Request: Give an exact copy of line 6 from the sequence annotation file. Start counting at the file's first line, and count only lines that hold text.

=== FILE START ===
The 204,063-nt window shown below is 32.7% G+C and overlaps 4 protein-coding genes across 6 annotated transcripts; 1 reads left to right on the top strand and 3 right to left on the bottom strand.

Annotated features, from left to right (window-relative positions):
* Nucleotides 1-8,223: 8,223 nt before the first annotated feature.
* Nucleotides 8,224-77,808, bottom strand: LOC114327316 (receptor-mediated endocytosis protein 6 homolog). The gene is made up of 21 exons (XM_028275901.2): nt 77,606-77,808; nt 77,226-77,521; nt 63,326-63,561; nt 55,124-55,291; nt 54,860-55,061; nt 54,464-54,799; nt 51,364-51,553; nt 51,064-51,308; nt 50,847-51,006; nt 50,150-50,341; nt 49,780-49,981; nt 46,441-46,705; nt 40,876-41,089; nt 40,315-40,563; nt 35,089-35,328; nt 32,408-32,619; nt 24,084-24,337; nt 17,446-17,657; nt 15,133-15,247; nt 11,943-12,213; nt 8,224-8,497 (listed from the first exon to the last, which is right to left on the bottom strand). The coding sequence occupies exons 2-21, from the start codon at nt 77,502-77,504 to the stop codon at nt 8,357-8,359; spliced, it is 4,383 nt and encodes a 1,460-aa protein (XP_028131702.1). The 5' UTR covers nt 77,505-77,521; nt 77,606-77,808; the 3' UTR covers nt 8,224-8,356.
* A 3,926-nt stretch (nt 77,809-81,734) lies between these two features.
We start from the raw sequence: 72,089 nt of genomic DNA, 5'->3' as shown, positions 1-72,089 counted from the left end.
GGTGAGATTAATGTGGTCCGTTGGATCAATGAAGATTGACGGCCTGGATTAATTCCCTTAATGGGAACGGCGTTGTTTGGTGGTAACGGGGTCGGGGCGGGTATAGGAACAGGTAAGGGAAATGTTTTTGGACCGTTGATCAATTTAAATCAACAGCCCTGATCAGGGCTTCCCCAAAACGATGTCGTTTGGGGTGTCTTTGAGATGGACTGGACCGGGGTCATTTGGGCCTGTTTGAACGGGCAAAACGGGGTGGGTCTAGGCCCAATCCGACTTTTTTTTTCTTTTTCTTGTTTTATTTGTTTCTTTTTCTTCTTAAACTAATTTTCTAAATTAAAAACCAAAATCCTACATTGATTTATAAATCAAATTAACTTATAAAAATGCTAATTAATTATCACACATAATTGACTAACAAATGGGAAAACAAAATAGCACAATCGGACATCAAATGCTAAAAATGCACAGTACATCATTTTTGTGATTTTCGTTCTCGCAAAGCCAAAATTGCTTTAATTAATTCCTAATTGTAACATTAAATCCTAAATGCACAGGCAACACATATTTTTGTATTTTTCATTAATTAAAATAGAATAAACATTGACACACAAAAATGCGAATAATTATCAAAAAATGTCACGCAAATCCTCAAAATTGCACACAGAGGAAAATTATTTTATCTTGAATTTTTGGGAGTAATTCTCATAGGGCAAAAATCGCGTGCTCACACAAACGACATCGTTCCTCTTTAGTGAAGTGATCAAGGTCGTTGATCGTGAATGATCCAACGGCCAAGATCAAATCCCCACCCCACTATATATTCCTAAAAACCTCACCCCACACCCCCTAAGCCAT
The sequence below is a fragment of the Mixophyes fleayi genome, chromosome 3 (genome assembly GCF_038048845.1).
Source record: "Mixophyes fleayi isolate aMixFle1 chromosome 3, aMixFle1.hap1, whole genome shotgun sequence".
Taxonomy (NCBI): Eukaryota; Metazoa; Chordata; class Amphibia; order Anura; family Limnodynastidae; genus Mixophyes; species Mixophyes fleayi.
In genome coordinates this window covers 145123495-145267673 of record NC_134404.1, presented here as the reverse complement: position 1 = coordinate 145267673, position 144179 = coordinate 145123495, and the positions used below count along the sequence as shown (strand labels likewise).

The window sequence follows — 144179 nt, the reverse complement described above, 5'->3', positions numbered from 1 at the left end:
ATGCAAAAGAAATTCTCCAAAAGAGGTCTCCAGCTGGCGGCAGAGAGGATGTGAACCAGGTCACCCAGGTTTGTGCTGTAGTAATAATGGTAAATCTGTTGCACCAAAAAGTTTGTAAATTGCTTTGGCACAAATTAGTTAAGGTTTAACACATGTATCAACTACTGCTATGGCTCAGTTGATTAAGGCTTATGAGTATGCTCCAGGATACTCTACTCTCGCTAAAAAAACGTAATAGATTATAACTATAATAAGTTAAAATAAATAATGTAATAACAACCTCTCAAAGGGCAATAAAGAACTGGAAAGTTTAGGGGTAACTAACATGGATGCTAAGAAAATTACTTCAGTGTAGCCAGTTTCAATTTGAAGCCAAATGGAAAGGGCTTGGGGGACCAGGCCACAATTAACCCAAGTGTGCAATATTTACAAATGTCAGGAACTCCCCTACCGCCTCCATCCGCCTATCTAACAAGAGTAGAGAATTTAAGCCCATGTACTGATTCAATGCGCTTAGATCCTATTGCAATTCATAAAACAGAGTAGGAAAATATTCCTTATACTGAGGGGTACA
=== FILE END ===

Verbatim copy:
We start from the raw sequence: 72,089 nt of genomic DNA, 5'->3' as shown, positions 1-72,089 counted from the left end.